Just the other week, IDC star analyst Mike Fauscette wrote a post on a topic near and dear to my heart: What are the right measures of your R&D spend? I submit this is an extremely important topic for any software company and no less so for companies in the travel space. Even if you’re not in the business of selling software, technology is increasingly important for travel companies being able to increase bookings, margins and deliver a great experience to their customers.
The context of the post was a presentation he and several other analysts received at the Oracle OpenWorld financial analysts summit. Oracle was trying to demonstrate their commitment to innovation and keeping their technology at the forefront of the industry…and specifically ahead of SAP and HP.
Fauscette noted that instead of using a common metric – Percent of Revenue – Oracle used raw spend. While both are common metrics, I don’t think that either is an effective measure that companies should use in evaluating the effectiveness of their spend. Mike found both measures wanting as they don’t have any direct linkage to the performance of the underlying business:
“I could spend bunches of $$ and research and develop lots of things that nobody wanted and while my spend as a % of revenue would be very high (and probably increasing as my revenues fell through the floor, at least for a little while), I could never call that success.”
We need to come up with ways to measure the effectiveness of your R&D spend, not just the amount. Specifically, I’d like to help you better pinpoint whether the activities you’re pursuing are helping meet the objectives of the your business or not..
What I’m going to do is talk a little about types of R&D and then discuss what metrics you ought to be using to evaluate what you spent on them.
Why Measure R&D Spend at All?
Good question. If you’re a public company it may be a reporting requirement or a common metric that financial analysts use to forecast your stock price and set their ratings.
Some may say that it’s not even worth doing or measure deeply. They’ll say it’s hard to do. They may use the old line about measuring advertising expenditure: “Half of our budget is working great. I just don’t know which half.”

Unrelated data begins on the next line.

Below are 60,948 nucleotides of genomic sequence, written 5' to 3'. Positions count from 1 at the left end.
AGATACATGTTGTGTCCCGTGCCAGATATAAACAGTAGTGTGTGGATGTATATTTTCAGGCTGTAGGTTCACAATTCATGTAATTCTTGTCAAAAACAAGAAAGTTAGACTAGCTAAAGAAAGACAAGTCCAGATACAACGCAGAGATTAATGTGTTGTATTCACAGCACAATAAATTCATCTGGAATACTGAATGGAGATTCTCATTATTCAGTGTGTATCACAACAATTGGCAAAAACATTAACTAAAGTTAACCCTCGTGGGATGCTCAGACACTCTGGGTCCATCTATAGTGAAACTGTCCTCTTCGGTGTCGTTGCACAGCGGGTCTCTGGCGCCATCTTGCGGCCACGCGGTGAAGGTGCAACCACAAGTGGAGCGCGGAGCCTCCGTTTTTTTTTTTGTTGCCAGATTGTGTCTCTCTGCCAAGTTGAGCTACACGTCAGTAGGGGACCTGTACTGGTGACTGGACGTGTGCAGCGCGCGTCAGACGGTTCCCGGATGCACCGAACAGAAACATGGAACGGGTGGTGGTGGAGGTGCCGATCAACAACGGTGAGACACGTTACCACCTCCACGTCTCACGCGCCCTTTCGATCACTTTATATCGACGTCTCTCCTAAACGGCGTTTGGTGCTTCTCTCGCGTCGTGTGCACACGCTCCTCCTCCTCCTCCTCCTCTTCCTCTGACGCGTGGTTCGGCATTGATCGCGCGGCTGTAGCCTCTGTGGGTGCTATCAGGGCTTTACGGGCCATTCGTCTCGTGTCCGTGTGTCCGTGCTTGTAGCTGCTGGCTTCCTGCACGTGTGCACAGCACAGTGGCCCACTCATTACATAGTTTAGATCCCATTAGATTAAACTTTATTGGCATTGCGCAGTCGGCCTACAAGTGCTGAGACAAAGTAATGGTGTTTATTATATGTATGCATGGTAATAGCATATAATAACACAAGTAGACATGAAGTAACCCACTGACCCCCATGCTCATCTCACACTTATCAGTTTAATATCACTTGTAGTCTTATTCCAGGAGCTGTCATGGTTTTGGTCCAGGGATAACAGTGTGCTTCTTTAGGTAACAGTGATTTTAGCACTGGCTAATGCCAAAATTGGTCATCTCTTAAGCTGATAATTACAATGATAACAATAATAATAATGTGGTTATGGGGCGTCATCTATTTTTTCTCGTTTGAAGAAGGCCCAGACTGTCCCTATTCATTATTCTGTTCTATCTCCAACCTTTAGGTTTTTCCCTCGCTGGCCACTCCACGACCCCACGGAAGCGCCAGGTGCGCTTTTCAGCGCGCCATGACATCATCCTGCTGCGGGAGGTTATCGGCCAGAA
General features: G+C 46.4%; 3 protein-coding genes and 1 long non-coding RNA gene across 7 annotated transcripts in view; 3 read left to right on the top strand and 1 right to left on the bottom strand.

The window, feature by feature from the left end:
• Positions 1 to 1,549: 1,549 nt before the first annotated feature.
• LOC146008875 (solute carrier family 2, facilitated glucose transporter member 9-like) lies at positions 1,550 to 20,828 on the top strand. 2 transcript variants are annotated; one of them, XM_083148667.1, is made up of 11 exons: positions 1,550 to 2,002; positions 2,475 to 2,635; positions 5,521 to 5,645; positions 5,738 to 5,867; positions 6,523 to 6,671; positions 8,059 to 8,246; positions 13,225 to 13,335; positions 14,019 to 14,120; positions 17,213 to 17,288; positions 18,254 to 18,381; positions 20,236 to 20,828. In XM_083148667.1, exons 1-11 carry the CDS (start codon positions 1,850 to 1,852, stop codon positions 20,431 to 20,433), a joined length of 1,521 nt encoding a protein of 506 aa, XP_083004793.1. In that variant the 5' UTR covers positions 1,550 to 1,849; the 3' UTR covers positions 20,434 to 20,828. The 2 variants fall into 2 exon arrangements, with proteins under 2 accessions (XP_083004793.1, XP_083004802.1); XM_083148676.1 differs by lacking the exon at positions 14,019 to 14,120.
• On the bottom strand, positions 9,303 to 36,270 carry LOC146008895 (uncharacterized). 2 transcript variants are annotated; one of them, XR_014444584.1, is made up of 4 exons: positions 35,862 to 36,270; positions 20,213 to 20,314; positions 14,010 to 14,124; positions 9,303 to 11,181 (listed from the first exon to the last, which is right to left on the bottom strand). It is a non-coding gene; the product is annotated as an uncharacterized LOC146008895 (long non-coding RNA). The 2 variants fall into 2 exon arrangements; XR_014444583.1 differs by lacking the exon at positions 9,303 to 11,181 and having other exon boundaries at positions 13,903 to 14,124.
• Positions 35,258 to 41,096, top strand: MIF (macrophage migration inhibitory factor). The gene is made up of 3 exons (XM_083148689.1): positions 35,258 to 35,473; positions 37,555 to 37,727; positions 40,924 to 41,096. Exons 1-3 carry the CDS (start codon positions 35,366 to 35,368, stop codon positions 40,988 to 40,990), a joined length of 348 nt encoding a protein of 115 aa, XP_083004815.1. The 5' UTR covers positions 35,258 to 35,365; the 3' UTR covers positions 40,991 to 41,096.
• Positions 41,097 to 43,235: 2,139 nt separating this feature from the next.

Or they may just say that they’re staying within their budget, so leave them alone. This is the single most important reason why I think that Percent of Revenue is the worst possible metric. Many companies “set” their budgets based on a percent of revenue. No other rationale. Now I’ll say this — % of revenue is easy to do and easy to measure, but it doesn’t tell you anything. Helluva way to run a railroad.
But you’re not one of “them”, right? You’re smarter than that.
Big R, Little r
As I stated before, the metrics you use must support the business objectives you’re trying to achieve. And so you must first understand how your R&D expenditures support those aims.
R&D is a term that is often misused and misunderstood. In the classical sense Research (what I call “Big R”) is an effort to explore and create advanced technology which may or may not have a direct impact on today’s business, while Development is the industrialization of new technology into products for sale. However many companies mistakenly conflate the two terms to mean the same thing. Thus when many companies refer to R&D, they’re talking mostly about development activities which I’d call “little r”.
Similarly, many companies misuse the term innovation. Clayton Christensen segments innovation into “disruptive” and “incremental”. Disruptive innovations alter the status quo in the industry – think the iPod, the iPhone, Software-as-a-Service (e.g. Salesforce.com) and Cloud Computing. Incremental innovations are just what they sound like…they move the ball forward, but not dramatically (e.g. Microsoft Office 2010).
The truth is that most companies spend the majority of their resources on bug fixes and feature enhancements, simply trying to hold on to customers and revenues via a traditional upgrade cycle, while trying to convince others (and maybe themselves) that the new versions incorporate many innovations (“New and Improved!”, “Your shirts will be 10% whiter!”). But in most cases these are merely features masquerading as innovation.
How much you spend on Big R v. Little R, or Disruptive v. Incremental innovation are strategic decisions which you must make first.
And there aren’t any hard and fast rules of how much you should be spending, both in the aggregate or on specific products. So much of that depends on:
- Organizational Maturity : e.g. startups should spend much higher proportionally to revenues than an established company)
- Scale: You can’t simply benchmark your % of revenues against Oracle if you’re a $100M company. You may want to compete with larger companies in the marketplace, but don’t enjoy the economies of scale that your competitors may have. So don’t try to benchmark blindly against them.
- Business models: This is the “apples to oranges” discussion. Different companies have different revenues. A company that’s pins growth on new license sales should look at investment rates differently than a company that’s dependant on software maintenance. And even different still are long tail revenue-based companies, primarily SaaS companies, who use a subscription or usage based model.